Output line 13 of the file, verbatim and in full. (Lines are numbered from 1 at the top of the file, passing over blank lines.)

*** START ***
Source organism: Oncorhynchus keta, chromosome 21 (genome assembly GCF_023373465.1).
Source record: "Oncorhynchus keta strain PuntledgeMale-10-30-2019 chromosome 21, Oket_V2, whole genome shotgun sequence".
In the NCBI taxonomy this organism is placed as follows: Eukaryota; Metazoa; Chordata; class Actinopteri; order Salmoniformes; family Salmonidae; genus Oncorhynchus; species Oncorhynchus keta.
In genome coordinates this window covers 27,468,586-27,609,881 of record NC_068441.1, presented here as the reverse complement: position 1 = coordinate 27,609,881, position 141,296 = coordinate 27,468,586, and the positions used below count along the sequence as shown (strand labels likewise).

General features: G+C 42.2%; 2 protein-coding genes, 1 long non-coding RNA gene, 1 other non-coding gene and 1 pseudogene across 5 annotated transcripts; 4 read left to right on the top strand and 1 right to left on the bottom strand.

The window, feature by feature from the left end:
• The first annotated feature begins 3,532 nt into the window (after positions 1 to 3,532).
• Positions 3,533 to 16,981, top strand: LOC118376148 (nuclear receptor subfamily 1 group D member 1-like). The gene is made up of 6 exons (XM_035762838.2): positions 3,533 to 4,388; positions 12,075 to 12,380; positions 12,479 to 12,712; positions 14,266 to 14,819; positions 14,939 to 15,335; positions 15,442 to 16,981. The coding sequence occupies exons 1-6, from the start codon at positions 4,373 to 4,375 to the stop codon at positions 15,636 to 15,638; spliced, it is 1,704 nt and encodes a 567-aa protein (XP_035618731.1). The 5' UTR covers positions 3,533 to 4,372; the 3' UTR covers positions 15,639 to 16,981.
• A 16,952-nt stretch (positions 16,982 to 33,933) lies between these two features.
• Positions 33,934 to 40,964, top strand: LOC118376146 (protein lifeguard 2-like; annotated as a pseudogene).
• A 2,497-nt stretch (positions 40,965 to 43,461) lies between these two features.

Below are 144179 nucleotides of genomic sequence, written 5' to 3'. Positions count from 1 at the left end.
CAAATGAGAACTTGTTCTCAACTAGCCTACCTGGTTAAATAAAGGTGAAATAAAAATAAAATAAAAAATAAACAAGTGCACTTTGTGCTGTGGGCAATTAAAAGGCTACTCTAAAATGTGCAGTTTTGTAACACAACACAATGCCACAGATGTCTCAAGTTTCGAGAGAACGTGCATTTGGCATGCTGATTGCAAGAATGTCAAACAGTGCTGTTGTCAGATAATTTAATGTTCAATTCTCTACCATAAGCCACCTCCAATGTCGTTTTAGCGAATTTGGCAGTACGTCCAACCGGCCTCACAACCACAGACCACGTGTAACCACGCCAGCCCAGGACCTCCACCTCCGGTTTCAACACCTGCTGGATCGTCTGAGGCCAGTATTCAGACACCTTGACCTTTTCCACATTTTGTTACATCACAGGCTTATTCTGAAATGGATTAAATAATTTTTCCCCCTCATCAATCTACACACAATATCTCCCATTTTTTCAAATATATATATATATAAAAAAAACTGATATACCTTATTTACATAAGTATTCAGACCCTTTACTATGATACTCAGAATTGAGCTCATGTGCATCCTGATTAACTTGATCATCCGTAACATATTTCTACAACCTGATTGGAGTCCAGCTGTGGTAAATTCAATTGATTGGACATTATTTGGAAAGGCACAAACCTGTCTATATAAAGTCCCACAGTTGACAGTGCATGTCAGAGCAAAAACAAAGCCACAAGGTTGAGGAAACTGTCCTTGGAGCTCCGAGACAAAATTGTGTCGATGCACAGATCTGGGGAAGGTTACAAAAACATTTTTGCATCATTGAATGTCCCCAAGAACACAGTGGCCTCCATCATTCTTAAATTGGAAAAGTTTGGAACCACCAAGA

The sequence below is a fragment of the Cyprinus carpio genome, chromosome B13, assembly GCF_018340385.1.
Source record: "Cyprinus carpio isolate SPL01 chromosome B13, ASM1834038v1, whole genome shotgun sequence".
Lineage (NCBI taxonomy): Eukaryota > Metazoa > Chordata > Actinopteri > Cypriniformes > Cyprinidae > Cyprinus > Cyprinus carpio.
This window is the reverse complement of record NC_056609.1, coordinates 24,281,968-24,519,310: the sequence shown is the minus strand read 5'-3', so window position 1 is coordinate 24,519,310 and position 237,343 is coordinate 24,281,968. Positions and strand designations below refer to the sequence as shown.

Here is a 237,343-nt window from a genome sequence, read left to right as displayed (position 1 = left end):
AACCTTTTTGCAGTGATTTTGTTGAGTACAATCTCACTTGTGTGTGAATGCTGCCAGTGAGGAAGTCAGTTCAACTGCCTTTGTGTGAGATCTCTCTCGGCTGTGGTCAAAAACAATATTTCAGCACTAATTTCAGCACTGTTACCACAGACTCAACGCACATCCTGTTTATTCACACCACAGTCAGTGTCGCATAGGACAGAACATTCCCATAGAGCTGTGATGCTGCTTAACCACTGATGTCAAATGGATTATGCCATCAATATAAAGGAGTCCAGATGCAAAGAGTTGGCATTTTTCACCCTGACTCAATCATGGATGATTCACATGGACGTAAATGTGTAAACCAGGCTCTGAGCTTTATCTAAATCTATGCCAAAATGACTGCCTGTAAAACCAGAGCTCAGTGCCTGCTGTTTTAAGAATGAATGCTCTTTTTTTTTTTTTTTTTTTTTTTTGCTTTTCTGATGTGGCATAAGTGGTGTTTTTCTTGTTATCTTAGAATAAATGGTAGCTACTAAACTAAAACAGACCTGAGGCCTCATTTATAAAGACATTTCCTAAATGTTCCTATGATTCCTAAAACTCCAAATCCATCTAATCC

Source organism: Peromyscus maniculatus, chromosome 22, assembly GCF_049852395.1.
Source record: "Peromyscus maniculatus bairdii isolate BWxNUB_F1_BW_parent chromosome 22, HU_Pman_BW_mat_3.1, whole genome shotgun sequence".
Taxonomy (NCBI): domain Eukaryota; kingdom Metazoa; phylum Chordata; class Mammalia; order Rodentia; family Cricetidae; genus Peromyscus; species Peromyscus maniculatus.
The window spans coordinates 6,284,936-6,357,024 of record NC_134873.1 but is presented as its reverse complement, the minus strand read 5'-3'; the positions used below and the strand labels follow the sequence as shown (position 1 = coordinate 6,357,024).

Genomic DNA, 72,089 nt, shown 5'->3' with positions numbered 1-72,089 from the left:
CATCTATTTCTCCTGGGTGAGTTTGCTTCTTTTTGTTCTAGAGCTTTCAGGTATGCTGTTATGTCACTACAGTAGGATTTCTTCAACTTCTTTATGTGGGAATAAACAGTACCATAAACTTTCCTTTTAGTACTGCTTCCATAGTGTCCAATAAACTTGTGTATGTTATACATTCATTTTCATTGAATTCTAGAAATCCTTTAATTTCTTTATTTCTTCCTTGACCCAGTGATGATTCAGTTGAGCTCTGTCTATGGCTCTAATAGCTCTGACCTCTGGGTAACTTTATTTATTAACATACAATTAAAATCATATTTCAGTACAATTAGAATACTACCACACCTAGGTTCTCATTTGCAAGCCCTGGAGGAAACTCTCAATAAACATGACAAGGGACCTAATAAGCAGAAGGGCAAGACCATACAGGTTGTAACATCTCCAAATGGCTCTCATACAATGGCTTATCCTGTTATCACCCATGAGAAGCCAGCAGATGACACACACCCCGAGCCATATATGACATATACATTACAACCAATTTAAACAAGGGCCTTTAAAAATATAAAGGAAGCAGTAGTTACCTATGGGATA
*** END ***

CAAATGAGAACTTGTTCTCAACTAGCCTACCTGGTTAAATAAAGGTGAAATAAAAATAAAATAAAAAATAAACAAGTGCACTTTGTGCTGTGGGCAATTAAAAGGCTACTCTAAAATGTGCAGTTTTGTAACACAACACAATGCCACAGATGTCTCAAGTTTCGAGAGAACGTGCATTTGGCATGCTGATTGCAAGAATGTCAAACAGTGCTGTTGTCAGATAATTTAATGTTCAATTCTCTACCATAAGCCACCTCCAATGTCGTTTTAGCGAATTTGGCAGTACGTCCAACCGGCCTCACAACCACAGACCACGTGTAACCACGCCAGCCCAGGACCTCCACCTCCGGTTTCAACACCTGCTGGATCGTCTGAGGCCAGTATTCAGACACCTTGACCTTTTCCACATTTTGTTACATCACAGGCTTATTCTGAAATGGATTAAATAATTTTTCCCCCTCATCAATCTACACACAATATCTCCCATTTTTTCAAATATATATATATATAAAAAAAACTGATATACCTTATTTACATAAGTATTCAGACCCTTTACTATGATACTCAGAATTGAGCTCATGTGCATCCTGATTAACTTGATCATCCGTAACATATTTCTACAACCTGATTGGAGTCCAGCTGTGGTAAATTCAATTGATTGGACATTATTTGGAAAGGCACAAACCTGTCTATATAAAGTCCCACAGTTGACAGTGCATGTCAGAGCAAAAACAAAGCCACAAGGTTGAGGAAACTGTCCTTGGAGCTCCGAGACAAAATTGTGTCGATGCACAGATCTGGGGAAGGTTACAAAAACATTTTTGCATCATTGAATGTCCCCAAGAACACAGTGGCCTCCATCATTCTTAAATTGGAAAAGTTTGGAACCACCAAGA